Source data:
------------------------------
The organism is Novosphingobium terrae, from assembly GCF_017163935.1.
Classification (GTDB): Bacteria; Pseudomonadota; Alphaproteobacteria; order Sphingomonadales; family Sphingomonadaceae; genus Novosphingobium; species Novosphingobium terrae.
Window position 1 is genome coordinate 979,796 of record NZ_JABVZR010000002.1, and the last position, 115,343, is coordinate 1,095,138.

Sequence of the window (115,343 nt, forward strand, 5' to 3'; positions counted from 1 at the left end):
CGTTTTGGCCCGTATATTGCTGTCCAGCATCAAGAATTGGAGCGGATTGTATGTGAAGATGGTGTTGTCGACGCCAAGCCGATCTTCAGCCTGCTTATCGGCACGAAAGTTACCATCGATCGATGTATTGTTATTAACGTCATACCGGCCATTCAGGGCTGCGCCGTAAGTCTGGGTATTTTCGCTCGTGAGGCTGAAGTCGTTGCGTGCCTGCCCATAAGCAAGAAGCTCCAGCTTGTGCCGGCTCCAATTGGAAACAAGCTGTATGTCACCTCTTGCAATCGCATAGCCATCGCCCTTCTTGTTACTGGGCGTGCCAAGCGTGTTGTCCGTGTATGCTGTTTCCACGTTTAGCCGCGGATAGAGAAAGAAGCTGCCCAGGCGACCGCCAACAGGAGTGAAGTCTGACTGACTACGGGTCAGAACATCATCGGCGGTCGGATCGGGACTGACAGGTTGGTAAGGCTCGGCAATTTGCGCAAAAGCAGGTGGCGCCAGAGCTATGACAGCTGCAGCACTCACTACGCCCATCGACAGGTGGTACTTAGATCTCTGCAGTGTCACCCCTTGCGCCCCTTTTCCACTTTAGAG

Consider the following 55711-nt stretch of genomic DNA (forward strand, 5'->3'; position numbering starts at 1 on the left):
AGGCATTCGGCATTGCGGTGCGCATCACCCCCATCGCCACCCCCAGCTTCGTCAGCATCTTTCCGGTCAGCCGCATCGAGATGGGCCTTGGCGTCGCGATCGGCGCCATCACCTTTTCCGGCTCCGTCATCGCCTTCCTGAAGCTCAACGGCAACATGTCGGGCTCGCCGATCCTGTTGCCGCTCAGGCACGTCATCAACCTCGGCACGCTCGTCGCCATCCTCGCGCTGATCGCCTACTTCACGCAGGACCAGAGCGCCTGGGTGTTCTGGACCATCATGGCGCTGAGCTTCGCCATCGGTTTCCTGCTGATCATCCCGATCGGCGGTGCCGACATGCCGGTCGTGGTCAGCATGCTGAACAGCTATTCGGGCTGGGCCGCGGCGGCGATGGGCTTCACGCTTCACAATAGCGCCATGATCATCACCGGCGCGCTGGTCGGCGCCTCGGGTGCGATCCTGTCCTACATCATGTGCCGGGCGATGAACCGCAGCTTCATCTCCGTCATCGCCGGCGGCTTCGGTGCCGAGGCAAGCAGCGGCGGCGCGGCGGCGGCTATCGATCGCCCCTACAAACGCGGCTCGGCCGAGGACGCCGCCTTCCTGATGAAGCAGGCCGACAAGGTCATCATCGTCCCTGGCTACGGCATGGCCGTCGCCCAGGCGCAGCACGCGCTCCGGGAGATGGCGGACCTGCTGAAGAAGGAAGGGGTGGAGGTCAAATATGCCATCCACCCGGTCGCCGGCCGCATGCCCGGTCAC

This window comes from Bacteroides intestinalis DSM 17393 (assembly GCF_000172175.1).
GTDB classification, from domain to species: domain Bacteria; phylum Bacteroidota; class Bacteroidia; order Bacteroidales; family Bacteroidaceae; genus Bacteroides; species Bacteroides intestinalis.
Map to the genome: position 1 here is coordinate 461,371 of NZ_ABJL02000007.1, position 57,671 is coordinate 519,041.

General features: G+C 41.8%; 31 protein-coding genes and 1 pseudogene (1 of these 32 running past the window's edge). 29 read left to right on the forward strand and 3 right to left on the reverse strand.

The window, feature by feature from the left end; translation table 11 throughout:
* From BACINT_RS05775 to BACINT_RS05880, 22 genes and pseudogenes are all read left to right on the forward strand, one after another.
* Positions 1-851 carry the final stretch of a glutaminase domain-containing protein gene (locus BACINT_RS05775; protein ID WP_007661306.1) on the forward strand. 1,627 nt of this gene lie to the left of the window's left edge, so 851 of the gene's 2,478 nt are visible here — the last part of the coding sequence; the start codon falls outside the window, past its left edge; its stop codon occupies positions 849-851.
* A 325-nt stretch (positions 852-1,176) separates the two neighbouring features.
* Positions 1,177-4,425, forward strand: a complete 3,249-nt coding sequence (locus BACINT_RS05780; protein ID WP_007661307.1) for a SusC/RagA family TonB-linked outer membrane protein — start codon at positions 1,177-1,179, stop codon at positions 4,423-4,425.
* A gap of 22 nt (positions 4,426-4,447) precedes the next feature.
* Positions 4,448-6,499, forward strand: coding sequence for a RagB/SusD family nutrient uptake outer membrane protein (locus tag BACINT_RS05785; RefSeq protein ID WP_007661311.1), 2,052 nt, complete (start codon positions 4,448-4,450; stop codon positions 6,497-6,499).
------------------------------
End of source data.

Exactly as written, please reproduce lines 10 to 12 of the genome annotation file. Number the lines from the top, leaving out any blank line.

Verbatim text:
Map to the genome: position 1 here is coordinate 461,371 of NZ_ABJL02000007.1, position 57,671 is coordinate 519,041.

General features: G+C 41.8%; 31 protein-coding genes and 1 pseudogene (1 of these 32 running past the window's edge). 29 read left to right on the forward strand and 3 right to left on the reverse strand.

The window, feature by feature from the left end; translation table 11 throughout: